President Biden participates in a wreath-laying ceremony and delivers remarks to commemorate Veterans Day
Even though Veterans Day and Memorial Day have a six-month gap, the two federal holidays are sometimes confused for one another.
Both days honor service members and military families, but there’s a distinct difference between these annual observances.
Troops march during a full honors procession honoring the centennial anniversary of the Tomb of the Unknown Soldier, Thursday, Nov. 11, 2021 at Arlington National Cemetery in Arlington, Va. The Lincoln Memorial in Washington is shown in the distance.
(Sarah Silbiger/Pool via AP)
Unlike Memorial Day, Veterans Day is celebrated the same day each year – Nov. 11.
The American holiday was previously known as Armistice Day, which Congress established in 1938 to honor the active and retired soldiers who fought in World War I. The chosen date coincided with the end of World War I, which took place on Nov. 11, 1918.
Sixteen years later, veterans groups advocated for the holiday’s name to include all those who had served in the military. The 83rd Congress honored this request and replaced the word “Armistice” with the word “Veterans” when they convened in June 1954. President Dwight D. Eisenhower signed the H.R. 7786 bill four months after that and delivered an inaugural Veterans Day Proclamation.
The Uniforms Holiday Bill signed in 1968 tried to move Veterans Day and three other federal holidays to a Monday, so federal workers could have a three-day weekend, but the move was an unpopular one and President Gerald R. Ford signed a law that restored Veterans Day to its original date in 1975.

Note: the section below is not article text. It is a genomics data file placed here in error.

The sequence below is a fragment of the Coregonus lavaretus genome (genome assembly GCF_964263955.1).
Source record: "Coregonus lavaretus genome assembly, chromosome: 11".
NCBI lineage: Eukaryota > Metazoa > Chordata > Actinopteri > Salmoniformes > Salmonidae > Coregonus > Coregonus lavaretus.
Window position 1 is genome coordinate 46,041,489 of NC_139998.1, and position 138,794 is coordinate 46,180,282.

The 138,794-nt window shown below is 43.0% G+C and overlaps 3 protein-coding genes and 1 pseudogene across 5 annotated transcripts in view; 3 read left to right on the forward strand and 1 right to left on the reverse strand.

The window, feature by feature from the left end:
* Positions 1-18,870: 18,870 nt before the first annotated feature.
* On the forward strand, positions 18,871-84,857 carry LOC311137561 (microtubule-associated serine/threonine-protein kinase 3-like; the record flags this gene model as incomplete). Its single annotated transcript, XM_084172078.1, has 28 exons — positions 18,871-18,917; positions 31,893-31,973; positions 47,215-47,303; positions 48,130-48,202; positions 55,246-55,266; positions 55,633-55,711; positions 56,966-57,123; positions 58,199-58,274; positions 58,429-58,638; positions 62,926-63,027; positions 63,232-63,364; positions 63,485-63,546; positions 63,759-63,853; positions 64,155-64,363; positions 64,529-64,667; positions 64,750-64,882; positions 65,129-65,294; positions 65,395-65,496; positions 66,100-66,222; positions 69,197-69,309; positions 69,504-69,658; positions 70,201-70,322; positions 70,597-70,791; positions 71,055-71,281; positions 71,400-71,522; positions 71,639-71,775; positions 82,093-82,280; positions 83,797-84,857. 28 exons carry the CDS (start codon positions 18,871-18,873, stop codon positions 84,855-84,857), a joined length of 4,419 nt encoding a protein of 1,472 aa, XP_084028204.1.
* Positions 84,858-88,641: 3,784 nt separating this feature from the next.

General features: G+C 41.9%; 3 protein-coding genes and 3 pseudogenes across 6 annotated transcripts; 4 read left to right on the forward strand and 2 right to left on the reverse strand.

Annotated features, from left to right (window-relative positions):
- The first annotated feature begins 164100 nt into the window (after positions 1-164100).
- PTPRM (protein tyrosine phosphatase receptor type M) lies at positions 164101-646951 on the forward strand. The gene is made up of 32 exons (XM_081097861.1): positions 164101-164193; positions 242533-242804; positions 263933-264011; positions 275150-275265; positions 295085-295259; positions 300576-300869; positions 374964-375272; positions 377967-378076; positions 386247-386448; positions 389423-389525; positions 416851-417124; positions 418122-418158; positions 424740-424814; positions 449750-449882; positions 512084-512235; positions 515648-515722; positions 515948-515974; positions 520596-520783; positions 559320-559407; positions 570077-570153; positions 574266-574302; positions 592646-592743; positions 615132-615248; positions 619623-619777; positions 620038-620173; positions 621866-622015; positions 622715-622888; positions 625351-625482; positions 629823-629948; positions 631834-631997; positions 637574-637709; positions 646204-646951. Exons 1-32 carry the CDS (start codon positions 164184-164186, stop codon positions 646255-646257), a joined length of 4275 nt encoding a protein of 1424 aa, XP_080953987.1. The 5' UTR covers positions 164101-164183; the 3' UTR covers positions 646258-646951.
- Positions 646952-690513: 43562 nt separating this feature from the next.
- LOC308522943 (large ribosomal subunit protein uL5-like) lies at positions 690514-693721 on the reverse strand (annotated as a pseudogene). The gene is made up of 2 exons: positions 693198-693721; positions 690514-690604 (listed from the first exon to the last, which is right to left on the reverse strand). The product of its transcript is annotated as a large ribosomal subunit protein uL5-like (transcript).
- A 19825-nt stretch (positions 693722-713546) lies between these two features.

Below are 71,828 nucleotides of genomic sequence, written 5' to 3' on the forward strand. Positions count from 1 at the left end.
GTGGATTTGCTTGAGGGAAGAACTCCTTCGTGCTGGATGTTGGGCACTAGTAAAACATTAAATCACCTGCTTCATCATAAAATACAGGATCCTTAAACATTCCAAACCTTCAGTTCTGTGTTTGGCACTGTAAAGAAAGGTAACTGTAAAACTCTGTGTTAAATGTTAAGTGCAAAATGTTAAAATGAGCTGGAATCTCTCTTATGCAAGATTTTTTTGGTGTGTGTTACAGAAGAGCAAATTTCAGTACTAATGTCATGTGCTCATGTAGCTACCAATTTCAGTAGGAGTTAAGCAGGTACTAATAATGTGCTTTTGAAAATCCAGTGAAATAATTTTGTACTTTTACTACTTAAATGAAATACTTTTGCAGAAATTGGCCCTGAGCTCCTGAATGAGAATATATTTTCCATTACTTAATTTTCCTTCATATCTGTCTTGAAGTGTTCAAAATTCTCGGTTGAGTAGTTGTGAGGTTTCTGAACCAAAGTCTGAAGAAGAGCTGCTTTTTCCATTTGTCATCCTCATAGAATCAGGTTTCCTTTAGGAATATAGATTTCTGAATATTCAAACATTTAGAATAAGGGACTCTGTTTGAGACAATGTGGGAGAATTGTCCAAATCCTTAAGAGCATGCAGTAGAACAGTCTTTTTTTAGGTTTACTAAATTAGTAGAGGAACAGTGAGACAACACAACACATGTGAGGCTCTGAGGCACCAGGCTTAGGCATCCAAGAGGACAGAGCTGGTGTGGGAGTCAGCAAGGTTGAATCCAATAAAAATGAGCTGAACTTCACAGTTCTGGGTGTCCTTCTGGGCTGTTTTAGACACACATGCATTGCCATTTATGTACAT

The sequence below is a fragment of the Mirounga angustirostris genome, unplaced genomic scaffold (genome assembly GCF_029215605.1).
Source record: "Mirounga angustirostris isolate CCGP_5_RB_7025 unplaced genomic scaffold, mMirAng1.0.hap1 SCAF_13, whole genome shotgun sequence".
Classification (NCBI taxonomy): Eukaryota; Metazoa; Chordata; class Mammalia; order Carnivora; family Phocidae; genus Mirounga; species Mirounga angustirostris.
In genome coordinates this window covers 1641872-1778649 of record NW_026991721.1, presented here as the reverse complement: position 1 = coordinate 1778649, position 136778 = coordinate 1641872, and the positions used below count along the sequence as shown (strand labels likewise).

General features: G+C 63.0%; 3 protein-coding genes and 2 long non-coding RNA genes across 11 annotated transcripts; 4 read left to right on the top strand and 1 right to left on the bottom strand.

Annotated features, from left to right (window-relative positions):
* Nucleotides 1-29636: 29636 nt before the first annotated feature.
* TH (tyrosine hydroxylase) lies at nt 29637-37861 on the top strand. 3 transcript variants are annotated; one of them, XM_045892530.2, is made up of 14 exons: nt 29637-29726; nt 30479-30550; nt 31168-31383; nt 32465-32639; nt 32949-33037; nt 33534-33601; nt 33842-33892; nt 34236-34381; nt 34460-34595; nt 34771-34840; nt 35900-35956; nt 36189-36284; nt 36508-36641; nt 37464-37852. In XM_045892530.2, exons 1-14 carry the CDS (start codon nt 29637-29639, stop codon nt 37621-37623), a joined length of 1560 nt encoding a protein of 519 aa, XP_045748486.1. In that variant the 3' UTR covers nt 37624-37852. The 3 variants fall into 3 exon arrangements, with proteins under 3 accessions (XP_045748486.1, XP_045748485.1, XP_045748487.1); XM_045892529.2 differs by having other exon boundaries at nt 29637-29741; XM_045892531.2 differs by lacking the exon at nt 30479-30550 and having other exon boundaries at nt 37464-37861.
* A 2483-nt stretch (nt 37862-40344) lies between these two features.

Veterans Day is celebrated to this day with parades, military events, special retail promotions for service members and civilians thanking military personnel for their service.
VETERANS DAY: RESPECT, GRATITUDE AND SUPPORT – HOW EVERY AMERICAN CAN HONOR VETERANS
Memorial Day is celebrated on the last Monday each May. The federal holiday was once known as Decoration Day.
Memorial Day is a rolling federal holiday that’s celebrated on the fourth Monday of each May.
While the holiday was established through that same Uniforms Holiday Bill in 1968, its origins stem as far back as the Civil War. In the 1860s, American civilians began to visit and decorate the gravesites of Union and Confederate soldiers. The springtime act of remembrance was eventually coined Decoration Day.
In 1868, the Grand Army of the Republic proclaimed Decoration Day to be a national holiday that should be observed on May 30, which fell in line with the blooming of most flowers. Congress officially recognized Decoration Day as a federal holiday in 1938.
The holiday got a name change in 1966 when President Lyndon B. Johnson proclaimed the city of Waterloo, N.Y. as the birthplace of Memorial Day. Five years later, the holiday moved to the last Monday in May through the Uniforms Holiday Bill.
Memorial Day is still celebrated with civilian, state-run and federal decoration initiatives where flowers and American flags are planted on gravesites for veterans who lost their lives in the line of duty. Parades and military events are also held to commemorate these fallen soldiers.
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